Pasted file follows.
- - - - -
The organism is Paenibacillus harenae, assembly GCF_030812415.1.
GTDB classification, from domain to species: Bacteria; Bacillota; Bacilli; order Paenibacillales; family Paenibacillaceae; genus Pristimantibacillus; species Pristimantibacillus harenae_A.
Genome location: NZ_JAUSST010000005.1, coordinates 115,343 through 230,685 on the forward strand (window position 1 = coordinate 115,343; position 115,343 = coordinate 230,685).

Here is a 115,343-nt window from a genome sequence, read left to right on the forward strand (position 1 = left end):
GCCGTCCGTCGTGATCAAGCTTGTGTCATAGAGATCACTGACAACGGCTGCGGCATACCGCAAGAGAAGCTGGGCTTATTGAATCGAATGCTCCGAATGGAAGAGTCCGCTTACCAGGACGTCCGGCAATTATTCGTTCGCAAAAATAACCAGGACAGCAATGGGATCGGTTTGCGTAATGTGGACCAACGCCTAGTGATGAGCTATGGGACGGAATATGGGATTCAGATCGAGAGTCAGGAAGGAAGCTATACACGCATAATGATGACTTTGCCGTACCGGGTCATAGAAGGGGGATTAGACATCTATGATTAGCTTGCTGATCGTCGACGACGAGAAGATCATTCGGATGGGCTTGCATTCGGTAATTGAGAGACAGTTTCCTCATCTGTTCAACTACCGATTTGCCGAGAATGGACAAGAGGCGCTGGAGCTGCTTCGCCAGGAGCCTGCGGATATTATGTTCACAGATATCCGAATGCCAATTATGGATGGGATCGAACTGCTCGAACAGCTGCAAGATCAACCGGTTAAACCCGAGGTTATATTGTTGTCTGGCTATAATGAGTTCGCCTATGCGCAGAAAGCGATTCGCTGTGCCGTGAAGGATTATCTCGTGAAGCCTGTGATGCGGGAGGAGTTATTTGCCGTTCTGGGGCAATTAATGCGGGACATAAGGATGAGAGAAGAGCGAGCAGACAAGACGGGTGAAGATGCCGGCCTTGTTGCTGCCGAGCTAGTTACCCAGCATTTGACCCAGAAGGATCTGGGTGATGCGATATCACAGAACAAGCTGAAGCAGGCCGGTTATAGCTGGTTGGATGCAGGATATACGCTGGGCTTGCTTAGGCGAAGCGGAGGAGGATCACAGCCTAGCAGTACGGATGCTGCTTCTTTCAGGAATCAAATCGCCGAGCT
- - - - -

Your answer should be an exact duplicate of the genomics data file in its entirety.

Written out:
The organism is Paenibacillus harenae, assembly GCF_030812415.1.
GTDB classification, from domain to species: Bacteria; Bacillota; Bacilli; order Paenibacillales; family Paenibacillaceae; genus Pristimantibacillus; species Pristimantibacillus harenae_A.
Genome location: NZ_JAUSST010000005.1, coordinates 115,343 through 230,685 on the forward strand (window position 1 = coordinate 115,343; position 115,343 = coordinate 230,685).

Here is a 115,343-nt window from a genome sequence, read left to right on the forward strand (position 1 = left end):
GCCGTCCGTCGTGATCAAGCTTGTGTCATAGAGATCACTGACAACGGCTGCGGCATACCGCAAGAGAAGCTGGGCTTATTGAATCGAATGCTCCGAATGGAAGAGTCCGCTTACCAGGACGTCCGGCAATTATTCGTTCGCAAAAATAACCAGGACAGCAATGGGATCGGTTTGCGTAATGTGGACCAACGCCTAGTGATGAGCTATGGGACGGAATATGGGATTCAGATCGAGAGTCAGGAAGGAAGCTATACACGCATAATGATGACTTTGCCGTACCGGGTCATAGAAGGGGGATTAGACATCTATGATTAGCTTGCTGATCGTCGACGACGAGAAGATCATTCGGATGGGCTTGCATTCGGTAATTGAGAGACAGTTTCCTCATCTGTTCAACTACCGATTTGCCGAGAATGGACAAGAGGCGCTGGAGCTGCTTCGCCAGGAGCCTGCGGATATTATGTTCACAGATATCCGAATGCCAATTATGGATGGGATCGAACTGCTCGAACAGCTGCAAGATCAACCGGTTAAACCCGAGGTTATATTGTTGTCTGGCTATAATGAGTTCGCCTATGCGCAGAAAGCGATTCGCTGTGCCGTGAAGGATTATCTCGTGAAGCCTGTGATGCGGGAGGAGTTATTTGCCGTTCTGGGGCAATTAATGCGGGACATAAGGATGAGAGAAGAGCGAGCAGACAAGACGGGTGAAGATGCCGGCCTTGTTGCTGCCGAGCTAGTTACCCAGCATTTGACCCAGAAGGATCTGGGTGATGCGATATCACAGAACAAGCTGAAGCAGGCCGGTTATAGCTGGTTGGATGCAGGATATACGCTGGGCTTGCTTAGGCGAAGCGGAGGAGGATCACAGCCTAGCAGTACGGATGCTGCTTCTTTCAGGAATCAAATCGCCGAGCT